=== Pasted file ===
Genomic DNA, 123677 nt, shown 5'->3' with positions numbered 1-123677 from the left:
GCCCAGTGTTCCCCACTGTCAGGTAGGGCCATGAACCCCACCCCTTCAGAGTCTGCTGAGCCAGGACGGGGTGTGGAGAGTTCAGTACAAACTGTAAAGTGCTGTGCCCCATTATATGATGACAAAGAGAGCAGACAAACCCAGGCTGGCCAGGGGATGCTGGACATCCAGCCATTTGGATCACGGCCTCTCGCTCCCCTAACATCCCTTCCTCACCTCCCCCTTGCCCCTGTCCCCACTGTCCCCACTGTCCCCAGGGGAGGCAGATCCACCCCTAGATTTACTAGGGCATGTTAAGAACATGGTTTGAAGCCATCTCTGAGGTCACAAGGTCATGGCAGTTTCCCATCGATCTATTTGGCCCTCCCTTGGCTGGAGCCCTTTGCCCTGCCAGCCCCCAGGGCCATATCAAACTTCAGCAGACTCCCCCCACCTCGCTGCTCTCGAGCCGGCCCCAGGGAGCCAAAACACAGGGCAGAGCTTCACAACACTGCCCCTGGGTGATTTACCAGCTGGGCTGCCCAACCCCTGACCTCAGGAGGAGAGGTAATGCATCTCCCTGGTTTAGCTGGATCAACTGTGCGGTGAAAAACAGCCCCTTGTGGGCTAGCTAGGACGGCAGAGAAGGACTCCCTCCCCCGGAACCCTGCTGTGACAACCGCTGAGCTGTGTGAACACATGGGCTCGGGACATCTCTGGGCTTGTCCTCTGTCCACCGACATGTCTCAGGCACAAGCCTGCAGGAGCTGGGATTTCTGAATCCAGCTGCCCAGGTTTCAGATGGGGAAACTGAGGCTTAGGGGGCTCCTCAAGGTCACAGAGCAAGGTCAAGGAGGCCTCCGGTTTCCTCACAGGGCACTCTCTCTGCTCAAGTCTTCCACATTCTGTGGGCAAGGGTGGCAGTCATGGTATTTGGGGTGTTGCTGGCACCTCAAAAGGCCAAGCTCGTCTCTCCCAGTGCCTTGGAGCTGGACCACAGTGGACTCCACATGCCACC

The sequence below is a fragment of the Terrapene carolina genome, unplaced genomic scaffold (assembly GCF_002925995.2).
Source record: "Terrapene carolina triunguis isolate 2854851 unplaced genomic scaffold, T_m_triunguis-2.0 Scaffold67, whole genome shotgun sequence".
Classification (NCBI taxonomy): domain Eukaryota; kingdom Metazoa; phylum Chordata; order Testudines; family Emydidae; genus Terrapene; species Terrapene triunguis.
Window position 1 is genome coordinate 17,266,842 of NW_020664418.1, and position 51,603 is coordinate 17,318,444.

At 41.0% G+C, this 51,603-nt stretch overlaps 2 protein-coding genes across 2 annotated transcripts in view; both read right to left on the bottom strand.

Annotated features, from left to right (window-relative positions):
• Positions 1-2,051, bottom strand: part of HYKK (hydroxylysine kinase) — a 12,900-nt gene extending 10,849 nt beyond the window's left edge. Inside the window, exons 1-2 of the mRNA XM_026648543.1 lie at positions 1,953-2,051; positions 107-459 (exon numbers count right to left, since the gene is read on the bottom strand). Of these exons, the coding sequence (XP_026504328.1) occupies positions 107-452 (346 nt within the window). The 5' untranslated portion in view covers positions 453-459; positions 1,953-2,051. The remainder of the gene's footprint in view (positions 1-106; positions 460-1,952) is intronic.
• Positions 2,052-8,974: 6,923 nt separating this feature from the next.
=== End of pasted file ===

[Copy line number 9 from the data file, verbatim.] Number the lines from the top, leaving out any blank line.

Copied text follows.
• Positions 1-2,051, bottom strand: part of HYKK (hydroxylysine kinase) — a 12,900-nt gene extending 10,849 nt beyond the window's left edge. Inside the window, exons 1-2 of the mRNA XM_026648543.1 lie at positions 1,953-2,051; positions 107-459 (exon numbers count right to left, since the gene is read on the bottom strand). Of these exons, the coding sequence (XP_026504328.1) occupies positions 107-452 (346 nt within the window). The 5' untranslated portion in view covers positions 453-459; positions 1,953-2,051. The remainder of the gene's footprint in view (positions 1-106; positions 460-1,952) is intronic.